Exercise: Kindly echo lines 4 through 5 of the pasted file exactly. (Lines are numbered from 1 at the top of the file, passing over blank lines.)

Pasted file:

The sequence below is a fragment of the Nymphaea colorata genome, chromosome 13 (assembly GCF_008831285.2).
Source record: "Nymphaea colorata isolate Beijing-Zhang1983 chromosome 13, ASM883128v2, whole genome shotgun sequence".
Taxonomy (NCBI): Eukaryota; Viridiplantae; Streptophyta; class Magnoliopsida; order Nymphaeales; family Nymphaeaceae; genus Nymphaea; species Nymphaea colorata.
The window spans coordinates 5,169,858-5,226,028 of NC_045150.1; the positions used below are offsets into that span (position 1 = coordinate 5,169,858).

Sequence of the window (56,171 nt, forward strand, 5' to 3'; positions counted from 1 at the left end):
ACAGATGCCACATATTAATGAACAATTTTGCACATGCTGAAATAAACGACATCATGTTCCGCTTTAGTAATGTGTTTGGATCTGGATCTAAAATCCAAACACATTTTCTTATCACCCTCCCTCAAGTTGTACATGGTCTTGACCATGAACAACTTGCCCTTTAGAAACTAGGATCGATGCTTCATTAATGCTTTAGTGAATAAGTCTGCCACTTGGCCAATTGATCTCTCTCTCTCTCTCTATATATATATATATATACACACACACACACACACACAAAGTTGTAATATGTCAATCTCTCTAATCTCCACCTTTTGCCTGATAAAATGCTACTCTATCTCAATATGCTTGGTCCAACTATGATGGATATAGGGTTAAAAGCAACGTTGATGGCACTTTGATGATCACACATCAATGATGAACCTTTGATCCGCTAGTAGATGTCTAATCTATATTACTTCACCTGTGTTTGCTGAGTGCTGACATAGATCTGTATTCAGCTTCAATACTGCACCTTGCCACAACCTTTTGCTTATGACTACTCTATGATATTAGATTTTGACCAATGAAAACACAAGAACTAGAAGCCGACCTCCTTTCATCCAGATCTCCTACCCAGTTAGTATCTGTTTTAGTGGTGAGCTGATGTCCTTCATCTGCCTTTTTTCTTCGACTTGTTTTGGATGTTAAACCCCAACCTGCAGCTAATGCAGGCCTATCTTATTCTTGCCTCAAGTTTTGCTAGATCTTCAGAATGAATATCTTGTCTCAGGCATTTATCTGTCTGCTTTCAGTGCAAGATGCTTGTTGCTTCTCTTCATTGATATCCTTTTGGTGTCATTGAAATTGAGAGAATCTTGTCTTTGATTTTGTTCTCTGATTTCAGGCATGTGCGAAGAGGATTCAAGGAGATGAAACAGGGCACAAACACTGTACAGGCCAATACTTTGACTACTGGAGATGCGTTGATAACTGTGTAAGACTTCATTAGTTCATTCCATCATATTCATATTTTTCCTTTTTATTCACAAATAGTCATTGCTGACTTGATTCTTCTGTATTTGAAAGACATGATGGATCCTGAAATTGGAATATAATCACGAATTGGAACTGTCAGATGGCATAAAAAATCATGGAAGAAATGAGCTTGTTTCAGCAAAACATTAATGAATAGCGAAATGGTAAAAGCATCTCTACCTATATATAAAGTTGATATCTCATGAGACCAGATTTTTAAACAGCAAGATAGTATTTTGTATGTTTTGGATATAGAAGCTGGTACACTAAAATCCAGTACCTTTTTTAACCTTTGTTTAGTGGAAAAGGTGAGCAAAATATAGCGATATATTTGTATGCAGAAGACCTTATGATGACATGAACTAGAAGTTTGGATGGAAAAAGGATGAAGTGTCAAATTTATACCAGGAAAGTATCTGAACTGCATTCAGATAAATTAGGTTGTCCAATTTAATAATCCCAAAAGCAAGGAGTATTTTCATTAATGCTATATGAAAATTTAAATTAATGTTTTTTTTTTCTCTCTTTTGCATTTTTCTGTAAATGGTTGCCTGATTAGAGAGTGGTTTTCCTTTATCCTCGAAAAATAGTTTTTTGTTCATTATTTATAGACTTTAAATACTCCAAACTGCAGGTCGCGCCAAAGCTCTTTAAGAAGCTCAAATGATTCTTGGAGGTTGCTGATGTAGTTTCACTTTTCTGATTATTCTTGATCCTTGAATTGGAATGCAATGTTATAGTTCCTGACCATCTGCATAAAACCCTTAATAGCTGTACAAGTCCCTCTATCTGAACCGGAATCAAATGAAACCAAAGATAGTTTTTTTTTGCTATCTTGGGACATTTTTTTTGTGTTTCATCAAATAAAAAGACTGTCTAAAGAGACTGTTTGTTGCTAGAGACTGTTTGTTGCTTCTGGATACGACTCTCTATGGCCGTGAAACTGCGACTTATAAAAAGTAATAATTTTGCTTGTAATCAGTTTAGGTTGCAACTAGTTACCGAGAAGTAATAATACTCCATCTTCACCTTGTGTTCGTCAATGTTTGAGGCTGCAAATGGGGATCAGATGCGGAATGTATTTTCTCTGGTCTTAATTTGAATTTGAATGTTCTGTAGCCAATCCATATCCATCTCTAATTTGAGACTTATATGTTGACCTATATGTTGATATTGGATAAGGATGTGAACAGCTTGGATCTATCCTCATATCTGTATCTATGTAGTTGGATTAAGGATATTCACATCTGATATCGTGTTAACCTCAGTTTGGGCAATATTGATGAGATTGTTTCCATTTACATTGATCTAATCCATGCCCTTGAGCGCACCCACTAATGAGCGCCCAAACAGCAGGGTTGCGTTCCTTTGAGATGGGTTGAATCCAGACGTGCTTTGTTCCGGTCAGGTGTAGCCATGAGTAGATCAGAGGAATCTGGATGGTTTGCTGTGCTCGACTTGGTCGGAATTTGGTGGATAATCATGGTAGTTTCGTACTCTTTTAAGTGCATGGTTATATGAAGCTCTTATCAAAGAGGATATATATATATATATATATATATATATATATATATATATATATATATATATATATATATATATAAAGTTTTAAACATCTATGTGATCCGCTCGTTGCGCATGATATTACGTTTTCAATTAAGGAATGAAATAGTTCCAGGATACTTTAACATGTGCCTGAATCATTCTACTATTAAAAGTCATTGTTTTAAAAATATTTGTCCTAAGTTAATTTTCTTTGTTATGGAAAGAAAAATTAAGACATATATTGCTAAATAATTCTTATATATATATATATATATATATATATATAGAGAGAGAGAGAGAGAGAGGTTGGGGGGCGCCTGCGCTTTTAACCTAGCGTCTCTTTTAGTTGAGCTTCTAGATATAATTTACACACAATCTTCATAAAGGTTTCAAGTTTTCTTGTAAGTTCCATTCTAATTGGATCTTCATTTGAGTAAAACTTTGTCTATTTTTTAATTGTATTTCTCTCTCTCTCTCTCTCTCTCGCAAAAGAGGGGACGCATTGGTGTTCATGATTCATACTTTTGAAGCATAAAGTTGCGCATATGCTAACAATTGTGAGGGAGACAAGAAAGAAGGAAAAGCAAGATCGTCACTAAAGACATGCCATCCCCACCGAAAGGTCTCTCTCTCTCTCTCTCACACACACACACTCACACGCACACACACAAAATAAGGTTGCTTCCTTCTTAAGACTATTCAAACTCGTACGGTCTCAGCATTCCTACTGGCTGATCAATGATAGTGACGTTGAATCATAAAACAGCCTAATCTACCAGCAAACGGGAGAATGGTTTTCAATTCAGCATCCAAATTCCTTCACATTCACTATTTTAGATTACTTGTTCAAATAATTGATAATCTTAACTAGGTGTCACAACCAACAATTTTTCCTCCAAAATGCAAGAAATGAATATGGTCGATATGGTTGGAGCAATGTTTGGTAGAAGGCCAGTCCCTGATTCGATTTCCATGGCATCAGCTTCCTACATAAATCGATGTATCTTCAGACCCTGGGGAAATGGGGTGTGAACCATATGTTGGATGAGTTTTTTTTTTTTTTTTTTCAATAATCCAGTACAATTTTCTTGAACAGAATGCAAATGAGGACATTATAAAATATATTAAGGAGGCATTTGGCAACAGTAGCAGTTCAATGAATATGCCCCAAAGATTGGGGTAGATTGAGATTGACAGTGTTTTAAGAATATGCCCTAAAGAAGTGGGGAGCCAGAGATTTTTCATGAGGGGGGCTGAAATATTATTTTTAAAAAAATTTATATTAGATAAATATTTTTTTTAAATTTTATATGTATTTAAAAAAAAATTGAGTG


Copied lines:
The window spans coordinates 5,169,858-5,226,028 of NC_045150.1; the positions used below are offsets into that span (position 1 = coordinate 5,169,858).

Sequence of the window (56,171 nt, forward strand, 5' to 3'; positions counted from 1 at the left end):